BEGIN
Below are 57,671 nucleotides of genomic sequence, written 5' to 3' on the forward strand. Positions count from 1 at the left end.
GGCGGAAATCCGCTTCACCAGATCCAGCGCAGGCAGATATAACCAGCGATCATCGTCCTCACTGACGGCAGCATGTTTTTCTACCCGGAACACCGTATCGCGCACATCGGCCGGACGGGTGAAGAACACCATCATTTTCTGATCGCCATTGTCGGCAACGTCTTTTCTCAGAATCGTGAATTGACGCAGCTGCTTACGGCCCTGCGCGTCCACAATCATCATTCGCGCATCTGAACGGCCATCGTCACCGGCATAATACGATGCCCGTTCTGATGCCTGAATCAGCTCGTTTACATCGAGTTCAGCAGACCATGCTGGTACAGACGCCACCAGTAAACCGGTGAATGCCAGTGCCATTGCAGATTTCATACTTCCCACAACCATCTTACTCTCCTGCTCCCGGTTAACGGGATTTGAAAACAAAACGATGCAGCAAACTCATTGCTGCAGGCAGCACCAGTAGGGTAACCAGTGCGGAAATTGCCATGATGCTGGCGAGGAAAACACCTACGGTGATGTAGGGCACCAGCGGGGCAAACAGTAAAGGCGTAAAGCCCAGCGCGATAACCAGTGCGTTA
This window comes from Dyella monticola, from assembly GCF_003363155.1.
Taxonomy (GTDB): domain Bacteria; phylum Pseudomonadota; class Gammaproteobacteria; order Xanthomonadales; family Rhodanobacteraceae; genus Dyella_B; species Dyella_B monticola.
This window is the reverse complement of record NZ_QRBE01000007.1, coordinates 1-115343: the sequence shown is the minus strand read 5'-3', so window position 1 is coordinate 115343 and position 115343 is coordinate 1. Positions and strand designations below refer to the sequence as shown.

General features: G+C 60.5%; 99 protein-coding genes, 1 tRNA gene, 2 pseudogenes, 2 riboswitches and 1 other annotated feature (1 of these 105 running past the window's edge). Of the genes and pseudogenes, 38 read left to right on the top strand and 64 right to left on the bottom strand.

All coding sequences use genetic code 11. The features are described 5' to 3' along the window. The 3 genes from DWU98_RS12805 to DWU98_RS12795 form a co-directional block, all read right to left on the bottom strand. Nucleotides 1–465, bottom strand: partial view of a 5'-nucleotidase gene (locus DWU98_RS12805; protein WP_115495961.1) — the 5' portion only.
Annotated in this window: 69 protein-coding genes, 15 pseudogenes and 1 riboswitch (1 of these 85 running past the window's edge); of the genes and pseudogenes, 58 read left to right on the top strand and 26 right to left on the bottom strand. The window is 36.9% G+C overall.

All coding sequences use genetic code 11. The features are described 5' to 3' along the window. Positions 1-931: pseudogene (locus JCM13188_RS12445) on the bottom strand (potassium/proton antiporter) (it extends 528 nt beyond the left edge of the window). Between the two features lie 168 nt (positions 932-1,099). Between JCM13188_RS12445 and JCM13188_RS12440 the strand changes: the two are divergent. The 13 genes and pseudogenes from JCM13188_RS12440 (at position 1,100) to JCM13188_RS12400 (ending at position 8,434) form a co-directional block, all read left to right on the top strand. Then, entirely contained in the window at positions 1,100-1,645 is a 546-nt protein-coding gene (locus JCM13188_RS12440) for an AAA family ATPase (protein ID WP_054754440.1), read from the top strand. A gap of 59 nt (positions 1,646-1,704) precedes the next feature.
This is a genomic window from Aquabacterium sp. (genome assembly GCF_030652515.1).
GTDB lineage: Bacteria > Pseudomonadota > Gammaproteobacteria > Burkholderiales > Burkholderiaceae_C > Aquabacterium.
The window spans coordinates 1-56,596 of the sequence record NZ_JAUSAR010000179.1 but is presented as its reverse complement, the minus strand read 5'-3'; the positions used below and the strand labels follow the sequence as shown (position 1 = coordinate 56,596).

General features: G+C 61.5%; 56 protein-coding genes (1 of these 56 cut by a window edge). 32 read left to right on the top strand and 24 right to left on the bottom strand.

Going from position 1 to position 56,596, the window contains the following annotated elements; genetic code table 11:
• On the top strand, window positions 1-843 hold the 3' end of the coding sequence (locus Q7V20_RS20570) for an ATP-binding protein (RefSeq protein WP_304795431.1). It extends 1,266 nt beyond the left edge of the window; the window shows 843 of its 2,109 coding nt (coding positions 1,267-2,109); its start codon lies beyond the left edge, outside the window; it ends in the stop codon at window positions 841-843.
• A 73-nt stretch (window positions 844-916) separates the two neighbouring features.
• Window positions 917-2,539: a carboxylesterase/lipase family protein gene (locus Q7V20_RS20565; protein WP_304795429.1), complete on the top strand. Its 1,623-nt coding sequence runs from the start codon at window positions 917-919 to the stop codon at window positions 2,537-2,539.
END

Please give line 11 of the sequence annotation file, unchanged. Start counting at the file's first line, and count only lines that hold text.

GTDB lineage: Bacteria > Pseudomonadota > Gammaproteobacteria > Burkholderiales > Burkholderiaceae_C > Aquabacterium.